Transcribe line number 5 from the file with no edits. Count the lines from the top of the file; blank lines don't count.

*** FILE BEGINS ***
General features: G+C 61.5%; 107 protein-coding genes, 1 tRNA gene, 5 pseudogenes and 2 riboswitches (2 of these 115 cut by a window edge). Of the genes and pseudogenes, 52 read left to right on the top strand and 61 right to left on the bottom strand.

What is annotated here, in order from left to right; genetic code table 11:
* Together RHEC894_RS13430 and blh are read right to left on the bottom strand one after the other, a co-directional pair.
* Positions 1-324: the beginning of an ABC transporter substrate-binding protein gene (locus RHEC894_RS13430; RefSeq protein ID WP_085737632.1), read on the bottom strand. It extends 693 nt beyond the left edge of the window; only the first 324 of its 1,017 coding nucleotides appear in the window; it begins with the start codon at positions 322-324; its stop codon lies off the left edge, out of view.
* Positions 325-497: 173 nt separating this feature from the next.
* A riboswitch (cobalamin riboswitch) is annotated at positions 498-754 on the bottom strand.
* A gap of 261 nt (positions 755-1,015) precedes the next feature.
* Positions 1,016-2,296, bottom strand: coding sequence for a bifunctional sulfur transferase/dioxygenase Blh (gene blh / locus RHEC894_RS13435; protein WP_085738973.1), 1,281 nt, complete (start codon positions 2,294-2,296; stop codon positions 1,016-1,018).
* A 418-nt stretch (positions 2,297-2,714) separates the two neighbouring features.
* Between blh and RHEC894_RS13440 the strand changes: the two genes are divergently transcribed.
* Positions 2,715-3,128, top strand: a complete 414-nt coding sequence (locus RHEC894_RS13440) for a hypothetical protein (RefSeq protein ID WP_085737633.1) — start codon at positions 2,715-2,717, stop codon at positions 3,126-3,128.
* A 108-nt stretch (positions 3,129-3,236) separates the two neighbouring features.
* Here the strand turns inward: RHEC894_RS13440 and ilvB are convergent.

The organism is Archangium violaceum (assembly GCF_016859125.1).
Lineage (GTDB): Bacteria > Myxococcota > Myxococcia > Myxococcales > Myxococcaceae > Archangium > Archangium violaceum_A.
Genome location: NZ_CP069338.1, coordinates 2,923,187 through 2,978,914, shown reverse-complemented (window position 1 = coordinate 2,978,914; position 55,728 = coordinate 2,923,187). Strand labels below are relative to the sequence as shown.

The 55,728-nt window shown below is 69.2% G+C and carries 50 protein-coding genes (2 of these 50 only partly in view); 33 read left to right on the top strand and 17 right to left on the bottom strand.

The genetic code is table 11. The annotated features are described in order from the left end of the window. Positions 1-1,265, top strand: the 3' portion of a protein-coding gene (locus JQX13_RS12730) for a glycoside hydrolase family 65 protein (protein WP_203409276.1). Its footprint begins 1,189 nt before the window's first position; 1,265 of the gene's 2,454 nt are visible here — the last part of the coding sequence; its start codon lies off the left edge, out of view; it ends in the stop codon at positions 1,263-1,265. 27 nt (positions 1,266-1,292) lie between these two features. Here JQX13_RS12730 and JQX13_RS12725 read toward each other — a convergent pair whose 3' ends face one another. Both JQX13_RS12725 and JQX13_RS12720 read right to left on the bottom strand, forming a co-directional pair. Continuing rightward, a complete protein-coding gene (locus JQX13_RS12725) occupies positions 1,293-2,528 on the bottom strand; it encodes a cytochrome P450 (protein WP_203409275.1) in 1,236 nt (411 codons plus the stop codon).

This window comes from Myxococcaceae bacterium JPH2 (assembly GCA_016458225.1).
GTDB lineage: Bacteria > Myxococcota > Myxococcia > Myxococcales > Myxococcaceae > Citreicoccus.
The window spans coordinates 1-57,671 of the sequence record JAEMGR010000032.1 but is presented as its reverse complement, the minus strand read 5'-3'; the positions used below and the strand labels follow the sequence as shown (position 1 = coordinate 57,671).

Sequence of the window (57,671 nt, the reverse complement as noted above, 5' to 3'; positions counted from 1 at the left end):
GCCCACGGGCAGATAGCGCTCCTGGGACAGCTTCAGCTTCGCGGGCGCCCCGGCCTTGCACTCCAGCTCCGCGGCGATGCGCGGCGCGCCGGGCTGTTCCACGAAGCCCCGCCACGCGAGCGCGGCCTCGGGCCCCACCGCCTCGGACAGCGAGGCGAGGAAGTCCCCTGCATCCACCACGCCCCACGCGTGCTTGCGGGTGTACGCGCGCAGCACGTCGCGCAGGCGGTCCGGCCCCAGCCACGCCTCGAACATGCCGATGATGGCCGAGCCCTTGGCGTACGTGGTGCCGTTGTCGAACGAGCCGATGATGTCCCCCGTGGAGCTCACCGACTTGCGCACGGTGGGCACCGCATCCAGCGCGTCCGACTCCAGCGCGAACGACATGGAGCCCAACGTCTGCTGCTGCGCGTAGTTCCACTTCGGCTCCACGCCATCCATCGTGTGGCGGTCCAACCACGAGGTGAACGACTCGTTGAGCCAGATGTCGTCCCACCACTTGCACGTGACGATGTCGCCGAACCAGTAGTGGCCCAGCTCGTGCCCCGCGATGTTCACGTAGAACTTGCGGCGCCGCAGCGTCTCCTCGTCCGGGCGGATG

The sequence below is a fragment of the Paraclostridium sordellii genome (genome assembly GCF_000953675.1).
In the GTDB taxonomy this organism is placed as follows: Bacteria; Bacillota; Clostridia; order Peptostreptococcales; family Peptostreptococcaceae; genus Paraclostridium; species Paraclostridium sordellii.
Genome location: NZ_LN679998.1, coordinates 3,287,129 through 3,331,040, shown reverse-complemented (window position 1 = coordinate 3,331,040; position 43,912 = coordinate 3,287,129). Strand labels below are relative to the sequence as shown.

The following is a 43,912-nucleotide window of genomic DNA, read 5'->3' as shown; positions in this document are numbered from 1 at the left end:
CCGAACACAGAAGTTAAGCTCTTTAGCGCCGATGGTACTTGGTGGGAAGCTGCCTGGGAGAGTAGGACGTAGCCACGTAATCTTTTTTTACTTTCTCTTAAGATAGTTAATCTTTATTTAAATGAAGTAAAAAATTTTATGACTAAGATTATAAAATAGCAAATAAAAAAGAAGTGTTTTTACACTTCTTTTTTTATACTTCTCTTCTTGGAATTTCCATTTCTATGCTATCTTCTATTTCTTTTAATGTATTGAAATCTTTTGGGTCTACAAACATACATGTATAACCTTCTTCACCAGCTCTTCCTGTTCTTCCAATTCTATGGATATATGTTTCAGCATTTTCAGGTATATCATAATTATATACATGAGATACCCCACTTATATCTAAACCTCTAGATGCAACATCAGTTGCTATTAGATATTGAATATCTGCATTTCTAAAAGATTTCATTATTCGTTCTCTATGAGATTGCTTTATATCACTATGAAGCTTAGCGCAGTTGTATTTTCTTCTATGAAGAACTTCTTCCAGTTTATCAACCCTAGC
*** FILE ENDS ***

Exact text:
* Positions 325-497: 173 nt separating this feature from the next.